British Airways (0345 222111) will get you there four days each week non-stop from Heathrow. Don't buy direct: through discount agents such as Journey Latin America (0181-747 3108) you can travel on this flight for a fare of pounds 468. Cheaper flights will be available from the start of September. Indirect routes - such as Air France via Paris, Iberia via Madrid, KLM via Amsterdam or Continental via Houston or Newark - are slower but possibly cheaper, and allow connections from airports outside the London area.
TAKE A RIDE
Take care out there. After six visits, I am still not confident, when I step on to a bus, that it will go where it is supposed to. Apart from the fast and efficient underground railway, even for the average citizen the public transport "system" is complex and anarchic. And this is what the Foreign Office says about taxis: "Only use taxis from authorised ranks (sitios). Passengers using other taxis in Mexico City face a much greater risk of attack and robbery."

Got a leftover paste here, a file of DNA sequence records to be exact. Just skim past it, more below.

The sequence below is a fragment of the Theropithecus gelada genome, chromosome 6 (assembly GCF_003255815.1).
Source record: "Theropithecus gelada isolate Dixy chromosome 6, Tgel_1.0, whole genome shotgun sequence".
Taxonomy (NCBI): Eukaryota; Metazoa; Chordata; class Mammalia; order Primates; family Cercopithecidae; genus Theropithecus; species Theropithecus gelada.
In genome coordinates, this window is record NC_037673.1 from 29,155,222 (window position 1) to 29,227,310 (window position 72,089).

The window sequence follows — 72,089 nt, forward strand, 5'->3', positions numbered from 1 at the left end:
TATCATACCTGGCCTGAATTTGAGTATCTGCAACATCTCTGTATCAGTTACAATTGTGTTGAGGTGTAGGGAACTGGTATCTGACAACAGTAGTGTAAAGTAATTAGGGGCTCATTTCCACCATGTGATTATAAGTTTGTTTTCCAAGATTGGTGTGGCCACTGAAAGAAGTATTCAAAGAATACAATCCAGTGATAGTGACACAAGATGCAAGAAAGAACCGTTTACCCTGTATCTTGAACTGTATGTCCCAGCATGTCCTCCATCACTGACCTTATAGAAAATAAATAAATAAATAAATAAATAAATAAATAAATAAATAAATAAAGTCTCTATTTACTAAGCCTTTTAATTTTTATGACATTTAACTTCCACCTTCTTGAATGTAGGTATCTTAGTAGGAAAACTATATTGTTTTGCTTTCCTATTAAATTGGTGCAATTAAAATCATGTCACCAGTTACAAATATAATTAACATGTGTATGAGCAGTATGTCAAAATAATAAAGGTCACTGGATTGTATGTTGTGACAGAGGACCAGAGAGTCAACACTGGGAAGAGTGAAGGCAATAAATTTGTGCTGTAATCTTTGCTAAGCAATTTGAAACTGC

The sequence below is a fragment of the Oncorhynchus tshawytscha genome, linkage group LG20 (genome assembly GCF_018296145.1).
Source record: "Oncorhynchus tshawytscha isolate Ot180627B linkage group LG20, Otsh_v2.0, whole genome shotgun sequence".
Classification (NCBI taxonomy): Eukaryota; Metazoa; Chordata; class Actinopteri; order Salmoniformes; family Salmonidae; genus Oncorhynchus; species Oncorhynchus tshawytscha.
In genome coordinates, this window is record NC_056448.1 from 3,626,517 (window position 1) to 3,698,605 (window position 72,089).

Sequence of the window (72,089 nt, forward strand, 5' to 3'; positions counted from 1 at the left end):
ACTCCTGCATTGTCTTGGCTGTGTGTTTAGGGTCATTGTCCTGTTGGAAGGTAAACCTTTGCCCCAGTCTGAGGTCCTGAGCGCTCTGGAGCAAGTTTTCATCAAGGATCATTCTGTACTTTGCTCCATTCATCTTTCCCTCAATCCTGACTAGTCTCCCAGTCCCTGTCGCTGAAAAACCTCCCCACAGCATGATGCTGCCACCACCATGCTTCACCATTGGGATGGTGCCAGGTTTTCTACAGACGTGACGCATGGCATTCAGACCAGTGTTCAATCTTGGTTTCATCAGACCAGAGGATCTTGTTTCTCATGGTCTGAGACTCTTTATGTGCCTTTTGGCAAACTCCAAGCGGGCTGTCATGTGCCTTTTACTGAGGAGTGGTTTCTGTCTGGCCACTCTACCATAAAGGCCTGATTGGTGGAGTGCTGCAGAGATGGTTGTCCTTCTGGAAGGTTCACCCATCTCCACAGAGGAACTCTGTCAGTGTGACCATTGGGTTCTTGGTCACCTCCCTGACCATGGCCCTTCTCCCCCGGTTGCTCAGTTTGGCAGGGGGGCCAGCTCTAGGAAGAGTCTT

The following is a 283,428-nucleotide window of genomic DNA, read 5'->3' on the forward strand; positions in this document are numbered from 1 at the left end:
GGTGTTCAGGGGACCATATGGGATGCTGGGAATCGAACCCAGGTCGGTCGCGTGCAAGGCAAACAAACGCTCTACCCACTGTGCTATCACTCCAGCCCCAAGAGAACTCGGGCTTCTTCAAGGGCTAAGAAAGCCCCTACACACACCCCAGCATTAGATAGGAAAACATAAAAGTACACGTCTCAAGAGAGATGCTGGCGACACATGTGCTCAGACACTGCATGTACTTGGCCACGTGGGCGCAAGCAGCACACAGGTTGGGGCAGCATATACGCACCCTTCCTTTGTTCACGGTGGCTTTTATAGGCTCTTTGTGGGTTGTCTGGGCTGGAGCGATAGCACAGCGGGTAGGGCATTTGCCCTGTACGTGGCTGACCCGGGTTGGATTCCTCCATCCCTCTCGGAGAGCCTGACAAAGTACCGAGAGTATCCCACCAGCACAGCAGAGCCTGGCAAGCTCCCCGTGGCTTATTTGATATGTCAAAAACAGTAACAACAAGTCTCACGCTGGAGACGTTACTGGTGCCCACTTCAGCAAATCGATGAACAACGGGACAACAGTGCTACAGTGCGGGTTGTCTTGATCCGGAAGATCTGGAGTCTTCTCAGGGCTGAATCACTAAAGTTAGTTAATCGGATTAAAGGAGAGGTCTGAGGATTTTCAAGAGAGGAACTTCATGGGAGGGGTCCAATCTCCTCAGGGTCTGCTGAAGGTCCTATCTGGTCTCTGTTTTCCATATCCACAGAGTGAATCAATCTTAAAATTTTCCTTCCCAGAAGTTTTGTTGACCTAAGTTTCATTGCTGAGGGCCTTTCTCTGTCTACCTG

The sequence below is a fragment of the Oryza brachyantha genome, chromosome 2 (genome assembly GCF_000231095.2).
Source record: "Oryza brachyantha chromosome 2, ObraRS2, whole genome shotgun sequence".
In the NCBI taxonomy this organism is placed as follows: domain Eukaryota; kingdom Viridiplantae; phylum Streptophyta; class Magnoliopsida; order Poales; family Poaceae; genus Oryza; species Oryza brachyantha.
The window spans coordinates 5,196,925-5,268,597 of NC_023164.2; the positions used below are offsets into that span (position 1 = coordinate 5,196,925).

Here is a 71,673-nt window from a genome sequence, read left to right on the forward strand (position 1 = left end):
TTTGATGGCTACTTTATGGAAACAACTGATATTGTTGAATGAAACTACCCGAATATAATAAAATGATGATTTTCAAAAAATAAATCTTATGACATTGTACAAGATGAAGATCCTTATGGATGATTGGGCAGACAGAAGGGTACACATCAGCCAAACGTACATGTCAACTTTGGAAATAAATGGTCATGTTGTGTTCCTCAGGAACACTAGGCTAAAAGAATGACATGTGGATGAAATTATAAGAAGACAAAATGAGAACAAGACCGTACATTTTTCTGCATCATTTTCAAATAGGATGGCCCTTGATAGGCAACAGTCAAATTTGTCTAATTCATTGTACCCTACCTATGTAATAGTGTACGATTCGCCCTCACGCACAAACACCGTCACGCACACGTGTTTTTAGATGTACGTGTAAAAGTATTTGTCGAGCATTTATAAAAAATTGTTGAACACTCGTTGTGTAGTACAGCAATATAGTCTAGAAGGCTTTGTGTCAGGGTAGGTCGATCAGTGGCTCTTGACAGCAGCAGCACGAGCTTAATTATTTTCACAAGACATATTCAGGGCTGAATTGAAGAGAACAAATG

TAKE A HIKE
You could spend all day perambulating around the Zocalo (1) (main square), possibly the greatest public square in the world. Even if you are not staying there (see Beam Down), start gently with a wander around the atrium of the Gran Hotel de la Ciudad de Mexico (4) in the south-west corner. Occupying the north side of the square, the Catedral Metropolitana (5) is a bewildering mix of architectural styles and building work: a repair programme called the Correcion Geometrica is trying to straighten out seismic distortions.
Adjacent, the Templo Mayor (6) was the centre of the Aztec world, and the walk around its ruins gives a strong sense of the pre-Colombian life. The Palacio Nacional (7), another monumental edifice, takes up the eastern face of the Zocalo.